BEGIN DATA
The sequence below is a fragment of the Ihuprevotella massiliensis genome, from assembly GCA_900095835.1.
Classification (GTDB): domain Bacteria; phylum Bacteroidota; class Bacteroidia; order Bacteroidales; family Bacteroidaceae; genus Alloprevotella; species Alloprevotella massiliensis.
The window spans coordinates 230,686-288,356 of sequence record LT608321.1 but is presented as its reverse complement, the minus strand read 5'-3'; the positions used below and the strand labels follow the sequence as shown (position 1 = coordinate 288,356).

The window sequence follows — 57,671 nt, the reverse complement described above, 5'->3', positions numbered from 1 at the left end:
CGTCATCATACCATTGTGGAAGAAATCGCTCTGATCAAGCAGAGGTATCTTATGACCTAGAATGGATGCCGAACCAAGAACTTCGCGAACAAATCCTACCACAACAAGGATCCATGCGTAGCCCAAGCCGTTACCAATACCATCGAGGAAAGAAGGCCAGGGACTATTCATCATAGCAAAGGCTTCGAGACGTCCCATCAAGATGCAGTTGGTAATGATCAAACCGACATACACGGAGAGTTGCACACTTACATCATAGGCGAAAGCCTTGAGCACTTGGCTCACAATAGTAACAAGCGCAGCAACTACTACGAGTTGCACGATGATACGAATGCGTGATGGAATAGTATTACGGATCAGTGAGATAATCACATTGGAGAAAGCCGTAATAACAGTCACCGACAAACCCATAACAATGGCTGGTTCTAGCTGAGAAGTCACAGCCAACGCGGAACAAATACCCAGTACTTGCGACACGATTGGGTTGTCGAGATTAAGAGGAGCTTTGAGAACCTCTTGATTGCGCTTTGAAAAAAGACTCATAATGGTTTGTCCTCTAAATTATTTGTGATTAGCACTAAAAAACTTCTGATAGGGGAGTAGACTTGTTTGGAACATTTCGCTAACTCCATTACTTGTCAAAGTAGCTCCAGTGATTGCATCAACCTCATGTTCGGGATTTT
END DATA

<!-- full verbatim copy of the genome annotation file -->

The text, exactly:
The sequence below is a fragment of the Ihuprevotella massiliensis genome, from assembly GCA_900095835.1.
Classification (GTDB): domain Bacteria; phylum Bacteroidota; class Bacteroidia; order Bacteroidales; family Bacteroidaceae; genus Alloprevotella; species Alloprevotella massiliensis.
The window spans coordinates 230,686-288,356 of sequence record LT608321.1 but is presented as its reverse complement, the minus strand read 5'-3'; the positions used below and the strand labels follow the sequence as shown (position 1 = coordinate 288,356).

The window sequence follows — 57,671 nt, the reverse complement described above, 5'->3', positions numbered from 1 at the left end:
CGTCATCATACCATTGTGGAAGAAATCGCTCTGATCAAGCAGAGGTATCTTATGACCTAGAATGGATGCCGAACCAAGAACTTCGCGAACAAATCCTACCACAACAAGGATCCATGCGTAGCCCAAGCCGTTACCAATACCATCGAGGAAAGAAGGCCAGGGACTATTCATCATAGCAAAGGCTTCGAGACGTCCCATCAAGATGCAGTTGGTAATGATCAAACCGACATACACGGAGAGTTGCACACTTACATCATAGGCGAAAGCCTTGAGCACTTGGCTCACAATAGTAACAAGCGCAGCAACTACTACGAGTTGCACGATGATACGAATGCGTGATGGAATAGTATTACGGATCAGTGAGATAATCACATTGGAGAAAGCCGTAATAACAGTCACCGACAAACCCATAACAATGGCTGGTTCTAGCTGAGAAGTCACAGCCAACGCGGAACAAATACCCAGTACTTGCGACACGATTGGGTTGTCGAGATTAAGAGGAGCTTTGAGAACCTCTTGATTGCGCTTTGAAAAAAGACTCATAATGGTTTGTCCTCTAAATTATTTGTGATTAGCACTAAAAAACTTCTGATAGGGGAGTAGACTTGTTTGGAACATTTCGCTAACTCCATTACTTGTCAAAGTAGCTCCAGTGATTGCATCAACCTCATGTTCGGGATTTT